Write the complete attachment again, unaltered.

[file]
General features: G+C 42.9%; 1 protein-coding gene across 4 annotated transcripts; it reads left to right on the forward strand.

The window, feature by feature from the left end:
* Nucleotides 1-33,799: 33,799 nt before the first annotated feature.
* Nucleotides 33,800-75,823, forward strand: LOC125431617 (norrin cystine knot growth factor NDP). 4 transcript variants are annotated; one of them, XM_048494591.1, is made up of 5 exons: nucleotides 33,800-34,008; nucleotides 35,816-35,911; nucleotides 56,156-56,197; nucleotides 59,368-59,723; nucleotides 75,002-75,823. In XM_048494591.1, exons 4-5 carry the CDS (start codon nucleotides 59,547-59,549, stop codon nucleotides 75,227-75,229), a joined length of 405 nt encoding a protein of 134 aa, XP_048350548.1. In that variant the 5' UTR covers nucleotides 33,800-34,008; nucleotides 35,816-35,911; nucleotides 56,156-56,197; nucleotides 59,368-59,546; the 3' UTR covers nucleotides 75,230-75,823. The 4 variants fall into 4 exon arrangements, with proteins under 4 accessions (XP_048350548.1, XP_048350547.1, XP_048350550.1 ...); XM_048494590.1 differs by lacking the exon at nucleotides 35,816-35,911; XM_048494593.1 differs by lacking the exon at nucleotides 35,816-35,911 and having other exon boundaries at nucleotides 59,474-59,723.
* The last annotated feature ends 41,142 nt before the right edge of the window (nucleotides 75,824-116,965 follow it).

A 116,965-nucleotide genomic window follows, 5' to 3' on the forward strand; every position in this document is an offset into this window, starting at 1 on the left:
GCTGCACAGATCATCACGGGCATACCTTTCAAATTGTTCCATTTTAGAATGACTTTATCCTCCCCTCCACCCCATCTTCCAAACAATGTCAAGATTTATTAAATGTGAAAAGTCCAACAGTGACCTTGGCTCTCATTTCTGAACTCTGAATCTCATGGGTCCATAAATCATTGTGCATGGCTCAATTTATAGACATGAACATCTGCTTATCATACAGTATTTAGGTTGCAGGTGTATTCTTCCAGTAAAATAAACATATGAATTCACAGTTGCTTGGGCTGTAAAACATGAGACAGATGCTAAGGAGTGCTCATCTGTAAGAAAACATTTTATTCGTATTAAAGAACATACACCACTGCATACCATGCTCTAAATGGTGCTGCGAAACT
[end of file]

General features: G+C 42.9%; 1 protein-coding gene across 4 annotated transcripts; it reads left to right on the forward strand.

The window, feature by feature from the left end:
* Nucleotides 1-33,799: 33,799 nt before the first annotated feature.
* Nucleotides 33,800-75,823, forward strand: LOC125431617 (norrin cystine knot growth factor NDP). 4 transcript variants are annotated; one of them, XM_048494591.1, is made up of 5 exons: nucleotides 33,800-34,008; nucleotides 35,816-35,911; nucleotides 56,156-56,197; nucleotides 59,368-59,723; nucleotides 75,002-75,823. In XM_048494591.1, exons 4-5 carry the CDS (start codon nucleotides 59,547-59,549, stop codon nucleotides 75,227-75,229), a joined length of 405 nt encoding a protein of 134 aa, XP_048350548.1. In that variant the 5' UTR covers nucleotides 33,800-34,008; nucleotides 35,816-35,911; nucleotides 56,156-56,197; nucleotides 59,368-59,546; the 3' UTR covers nucleotides 75,230-75,823. The 4 variants fall into 4 exon arrangements, with proteins under 4 accessions (XP_048350548.1, XP_048350547.1, XP_048350550.1 ...); XM_048494590.1 differs by lacking the exon at nucleotides 35,816-35,911; XM_048494593.1 differs by lacking the exon at nucleotides 35,816-35,911 and having other exon boundaries at nucleotides 59,474-59,723.
* The last annotated feature ends 41,142 nt before the right edge of the window (nucleotides 75,824-116,965 follow it).

A 116,965-nucleotide genomic window follows, 5' to 3' on the forward strand; every position in this document is an offset into this window, starting at 1 on the left:
GCTGCACAGATCATCACGGGCATACCTTTCAAATTGTTCCATTTTAGAATGACTTTATCCTCCCCTCCACCCCATCTTCCAAACAATGTCAAGATTTATTAAATGTGAAAAGTCCAACAGTGACCTTGGCTCTCATTTCTGAACTCTGAATCTCATGGGTCCATAAATCATTGTGCATGGCTCAATTTATAGACATGAACATCTGCTTATCATACAGTATTTAGGTTGCAGGTGTATTCTTCCAGTAAAATAAACATATGAATTCACAGTTGCTTGGGCTGTAAAACATGAGACAGATGCTAAGGAGTGCTCATCTGTAAGAAAACATTTTATTCGTATTAAAGAACATACACCACTGCATACCATGCTCTAAATGGTGCTGCGAAACT